zombie giRRRl
& that was
my top 10 tuesday

1  BTW, did you know that Rob Thurman is a woman? When I saw that, I was like, "Whaaaa?" Don't know how I went so long without knowing that, but it was pretty shocking.
2  Trust me on this one. It's a good match.

Saturday, March 5, 2011

Signed Breathless Reads Poster Winner

Congratulations, Vivien! And thanks to all who entered.
The winner has been notified via email and we will send her prize ASAP.

Friday, March 4, 2011

Friday Five

Ack! It's Friday again!
Okay, here we go.
  1. I finally got a You Tube account1, so now I can vlog. Hurray. I don't know why I'm so excited to do this, seeing as how I'm not a particularly big fan of vlogs, it's probably because it's easier to tell you some things than it is to write them and I'm lazy like that. The fact that they're fun to make might have something to do with it as well.
  2. Lent starts this up coming week with Ash Wednesday, and I have a bit of a reading challenge in store. It's more of a personal thing, but I'm going to be posting about it anyway because I thought it would be cool if someone would like to join me. More details to come, probably later today or tomorrow.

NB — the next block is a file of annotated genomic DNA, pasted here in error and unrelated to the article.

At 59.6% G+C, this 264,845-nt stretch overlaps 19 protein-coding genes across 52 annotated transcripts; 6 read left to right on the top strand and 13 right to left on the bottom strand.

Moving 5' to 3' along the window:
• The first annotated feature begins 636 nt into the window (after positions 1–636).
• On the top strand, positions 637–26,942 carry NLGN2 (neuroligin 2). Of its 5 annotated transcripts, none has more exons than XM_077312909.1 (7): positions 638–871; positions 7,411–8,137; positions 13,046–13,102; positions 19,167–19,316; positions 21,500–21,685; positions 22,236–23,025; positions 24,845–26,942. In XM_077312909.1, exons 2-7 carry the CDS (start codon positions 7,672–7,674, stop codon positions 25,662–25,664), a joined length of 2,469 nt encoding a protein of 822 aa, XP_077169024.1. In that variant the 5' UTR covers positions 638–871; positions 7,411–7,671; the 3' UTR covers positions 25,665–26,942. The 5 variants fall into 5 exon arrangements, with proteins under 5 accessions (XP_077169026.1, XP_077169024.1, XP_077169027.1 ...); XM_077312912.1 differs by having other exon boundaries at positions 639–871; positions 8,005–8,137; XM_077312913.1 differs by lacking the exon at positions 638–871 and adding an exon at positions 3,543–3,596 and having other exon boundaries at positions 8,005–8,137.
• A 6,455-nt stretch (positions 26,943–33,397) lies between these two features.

3. Contest announcements: Today is the LAST DAY TO ENTER for a signed poster and bookmarks from the Breathless Reads Tour. It's a pretty cool poster featuring the covers for The Eternal Ones by Kirsten Miller, Matched by Ally Condie, The Replacement by Brenna Yovanoff, Across the Universe by Beth Revis, and Nightshade by Andrea Cremer, and, of course, it's signed by all five authors. Also, my CSN Stores Giveaway has about a week left until it closes, so if you haven't entered yet, be sure to.